Wednesday, November 14, 2012

Every day

When we're riding it happens every day. It has to do with the breeding season. Some of the males are loaded with testosteron and they become extremely territorial. It seems that their testes grow enormously, though they will still have a diameter of less than 1 cm. For a bird that should be a lot though. I'm talking of the magpie. Don't think of the European species with the same name. The only likeness is the black and white colouring. And maybe the size. Their silhouet though, and their flight are completely different.
They come from behind, sometimes shrieking, sometimes by complete surprise. They swoop over your head and scratch the helmet, compulsary here fortunately, or even your ears or neck.
You cannot do much about it, they will attack walkers and cyclists. Some cyclists have a number of cable ties (tie wraps) fixed on their helmets, with the ends up in the air. It seems to help, but I don't want to be seen like that. People say that you should stick images of eyes on the helmet, that would make them stay away. I have not seen many shops in Queensland so far that I suspect would be selling such stuff. So we ride totally unprotected and when it happens we wave our hands above our heads and hope the best of it. I even tried once to explain that I have a visa, pay my taxes in time and thus that I'm fully entitled to be there, but they don't seem to be interested. Until now nothing serious has happened.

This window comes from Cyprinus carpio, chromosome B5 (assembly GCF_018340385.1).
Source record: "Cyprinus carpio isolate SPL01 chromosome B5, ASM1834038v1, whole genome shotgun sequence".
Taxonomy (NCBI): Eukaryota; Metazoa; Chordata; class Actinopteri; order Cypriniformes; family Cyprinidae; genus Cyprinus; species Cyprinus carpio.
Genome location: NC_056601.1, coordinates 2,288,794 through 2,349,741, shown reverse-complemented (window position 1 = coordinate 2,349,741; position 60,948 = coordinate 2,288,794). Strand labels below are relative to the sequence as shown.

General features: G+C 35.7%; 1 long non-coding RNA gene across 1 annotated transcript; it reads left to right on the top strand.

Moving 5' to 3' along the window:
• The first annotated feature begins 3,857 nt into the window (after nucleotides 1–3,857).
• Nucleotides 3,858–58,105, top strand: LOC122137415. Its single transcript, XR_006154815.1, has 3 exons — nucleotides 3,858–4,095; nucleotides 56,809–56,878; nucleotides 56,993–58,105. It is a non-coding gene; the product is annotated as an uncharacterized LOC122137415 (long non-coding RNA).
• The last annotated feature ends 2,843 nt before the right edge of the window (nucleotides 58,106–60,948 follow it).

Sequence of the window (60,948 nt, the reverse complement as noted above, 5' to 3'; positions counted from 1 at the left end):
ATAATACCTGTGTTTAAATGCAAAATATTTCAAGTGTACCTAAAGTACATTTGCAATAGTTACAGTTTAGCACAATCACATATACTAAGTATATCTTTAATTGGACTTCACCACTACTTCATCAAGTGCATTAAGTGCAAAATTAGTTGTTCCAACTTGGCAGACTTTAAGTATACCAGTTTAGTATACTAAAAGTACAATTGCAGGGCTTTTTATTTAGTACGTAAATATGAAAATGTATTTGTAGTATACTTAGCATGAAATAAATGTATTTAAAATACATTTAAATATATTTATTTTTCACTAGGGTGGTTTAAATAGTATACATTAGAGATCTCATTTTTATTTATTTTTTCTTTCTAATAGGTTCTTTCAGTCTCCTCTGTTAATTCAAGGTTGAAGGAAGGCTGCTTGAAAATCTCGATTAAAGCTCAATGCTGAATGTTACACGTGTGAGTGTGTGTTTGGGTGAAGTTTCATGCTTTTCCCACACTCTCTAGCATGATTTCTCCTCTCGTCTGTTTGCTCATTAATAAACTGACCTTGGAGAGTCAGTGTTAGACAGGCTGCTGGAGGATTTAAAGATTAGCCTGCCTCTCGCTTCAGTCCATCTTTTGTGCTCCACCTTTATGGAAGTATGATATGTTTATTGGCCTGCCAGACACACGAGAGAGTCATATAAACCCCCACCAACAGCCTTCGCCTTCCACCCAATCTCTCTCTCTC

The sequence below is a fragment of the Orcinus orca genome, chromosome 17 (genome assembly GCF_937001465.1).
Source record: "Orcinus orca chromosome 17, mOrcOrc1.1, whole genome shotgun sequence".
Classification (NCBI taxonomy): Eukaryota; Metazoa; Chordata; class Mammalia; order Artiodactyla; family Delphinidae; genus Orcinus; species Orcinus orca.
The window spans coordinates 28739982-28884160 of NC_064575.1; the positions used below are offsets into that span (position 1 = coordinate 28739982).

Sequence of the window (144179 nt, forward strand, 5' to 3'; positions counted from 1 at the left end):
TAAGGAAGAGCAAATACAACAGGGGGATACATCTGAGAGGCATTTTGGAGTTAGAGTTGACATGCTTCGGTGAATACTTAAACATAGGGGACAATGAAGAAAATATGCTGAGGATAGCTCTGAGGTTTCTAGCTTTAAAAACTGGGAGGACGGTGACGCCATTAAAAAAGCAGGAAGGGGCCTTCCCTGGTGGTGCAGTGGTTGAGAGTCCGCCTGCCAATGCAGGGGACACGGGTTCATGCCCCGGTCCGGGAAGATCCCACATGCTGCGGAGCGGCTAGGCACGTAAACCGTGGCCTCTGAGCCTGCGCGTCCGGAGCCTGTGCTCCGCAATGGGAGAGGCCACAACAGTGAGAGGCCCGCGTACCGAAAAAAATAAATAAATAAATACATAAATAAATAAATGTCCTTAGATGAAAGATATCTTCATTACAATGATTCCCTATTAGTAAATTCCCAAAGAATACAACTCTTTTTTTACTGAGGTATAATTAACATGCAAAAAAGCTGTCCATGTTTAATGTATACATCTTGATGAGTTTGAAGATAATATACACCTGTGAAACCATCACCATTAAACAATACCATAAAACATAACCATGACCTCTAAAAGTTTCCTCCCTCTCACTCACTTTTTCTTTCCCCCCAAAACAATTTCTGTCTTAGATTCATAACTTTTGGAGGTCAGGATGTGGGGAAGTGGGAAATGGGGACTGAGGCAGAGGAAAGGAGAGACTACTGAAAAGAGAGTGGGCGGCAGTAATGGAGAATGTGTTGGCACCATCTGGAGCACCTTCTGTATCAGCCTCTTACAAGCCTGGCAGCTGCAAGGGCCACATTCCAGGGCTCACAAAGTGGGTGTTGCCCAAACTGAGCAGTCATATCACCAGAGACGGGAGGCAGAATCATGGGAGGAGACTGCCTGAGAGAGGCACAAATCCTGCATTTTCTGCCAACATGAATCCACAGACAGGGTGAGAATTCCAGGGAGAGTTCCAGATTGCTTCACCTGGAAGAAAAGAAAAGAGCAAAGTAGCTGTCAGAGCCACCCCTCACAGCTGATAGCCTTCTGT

Yesterday though, we were close to Boonah, we were vigorously attacked. This was a serious one. It hit Eveline on the helmet and it managed to scratch my right ear. Klerevogel! When all this happened a young woman on a bike (an exception as such) came towards us from the opposite direction. She saw it all and she was laughing. She waved at us from the other side of the road and shouted: “He attacks me every day!”

1 comment:

  1. Magpies in spring time - ah the bane of Aussie bike riders each spring. And yes, cautious public officials put up signs warning of particularly persistent dive bombers. Researchers at the Australian National University have tested a number of approaches to solving this problem. Their test results should not suprise Europeans. See:
    A study on the efficacy of helmet adornments in repelling magpies.